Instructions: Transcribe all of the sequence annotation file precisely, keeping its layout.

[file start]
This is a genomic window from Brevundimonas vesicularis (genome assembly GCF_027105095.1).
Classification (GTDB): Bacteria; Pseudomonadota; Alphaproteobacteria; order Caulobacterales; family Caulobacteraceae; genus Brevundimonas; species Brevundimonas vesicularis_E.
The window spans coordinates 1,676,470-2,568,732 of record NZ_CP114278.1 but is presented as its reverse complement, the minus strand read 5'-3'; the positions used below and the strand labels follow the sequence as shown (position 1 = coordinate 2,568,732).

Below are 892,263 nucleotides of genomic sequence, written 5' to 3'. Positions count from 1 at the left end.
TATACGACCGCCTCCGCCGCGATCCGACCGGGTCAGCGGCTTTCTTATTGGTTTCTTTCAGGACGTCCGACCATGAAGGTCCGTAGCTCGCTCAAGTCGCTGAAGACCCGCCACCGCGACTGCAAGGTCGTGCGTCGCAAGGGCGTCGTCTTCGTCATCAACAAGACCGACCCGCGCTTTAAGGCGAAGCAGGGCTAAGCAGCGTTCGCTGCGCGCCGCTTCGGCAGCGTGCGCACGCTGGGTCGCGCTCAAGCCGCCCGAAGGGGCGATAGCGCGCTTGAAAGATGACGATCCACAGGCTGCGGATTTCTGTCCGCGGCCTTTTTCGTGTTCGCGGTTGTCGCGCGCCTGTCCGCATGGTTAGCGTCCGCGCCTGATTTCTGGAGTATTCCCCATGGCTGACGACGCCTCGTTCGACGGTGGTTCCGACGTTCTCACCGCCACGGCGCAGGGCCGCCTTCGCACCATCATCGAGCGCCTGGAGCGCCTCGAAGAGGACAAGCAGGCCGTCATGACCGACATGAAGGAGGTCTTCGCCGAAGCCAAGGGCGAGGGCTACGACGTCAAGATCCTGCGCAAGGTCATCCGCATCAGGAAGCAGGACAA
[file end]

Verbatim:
This is a genomic window from Brevundimonas vesicularis (genome assembly GCF_027105095.1).
Classification (GTDB): Bacteria; Pseudomonadota; Alphaproteobacteria; order Caulobacterales; family Caulobacteraceae; genus Brevundimonas; species Brevundimonas vesicularis_E.
The window spans coordinates 1,676,470-2,568,732 of record NZ_CP114278.1 but is presented as its reverse complement, the minus strand read 5'-3'; the positions used below and the strand labels follow the sequence as shown (position 1 = coordinate 2,568,732).

Below are 892,263 nucleotides of genomic sequence, written 5' to 3'. Positions count from 1 at the left end.
TATACGACCGCCTCCGCCGCGATCCGACCGGGTCAGCGGCTTTCTTATTGGTTTCTTTCAGGACGTCCGACCATGAAGGTCCGTAGCTCGCTCAAGTCGCTGAAGACCCGCCACCGCGACTGCAAGGTCGTGCGTCGCAAGGGCGTCGTCTTCGTCATCAACAAGACCGACCCGCGCTTTAAGGCGAAGCAGGGCTAAGCAGCGTTCGCTGCGCGCCGCTTCGGCAGCGTGCGCACGCTGGGTCGCGCTCAAGCCGCCCGAAGGGGCGATAGCGCGCTTGAAAGATGACGATCCACAGGCTGCGGATTTCTGTCCGCGGCCTTTTTCGTGTTCGCGGTTGTCGCGCGCCTGTCCGCATGGTTAGCGTCCGCGCCTGATTTCTGGAGTATTCCCCATGGCTGACGACGCCTCGTTCGACGGTGGTTCCGACGTTCTCACCGCCACGGCGCAGGGCCGCCTTCGCACCATCATCGAGCGCCTGGAGCGCCTCGAAGAGGACAAGCAGGCCGTCATGACCGACATGAAGGAGGTCTTCGCCGAAGCCAAGGGCGAGGGCTACGACGTCAAGATCCTGCGCAAGGTCATCCGCATCAGGAAGCAGGACAA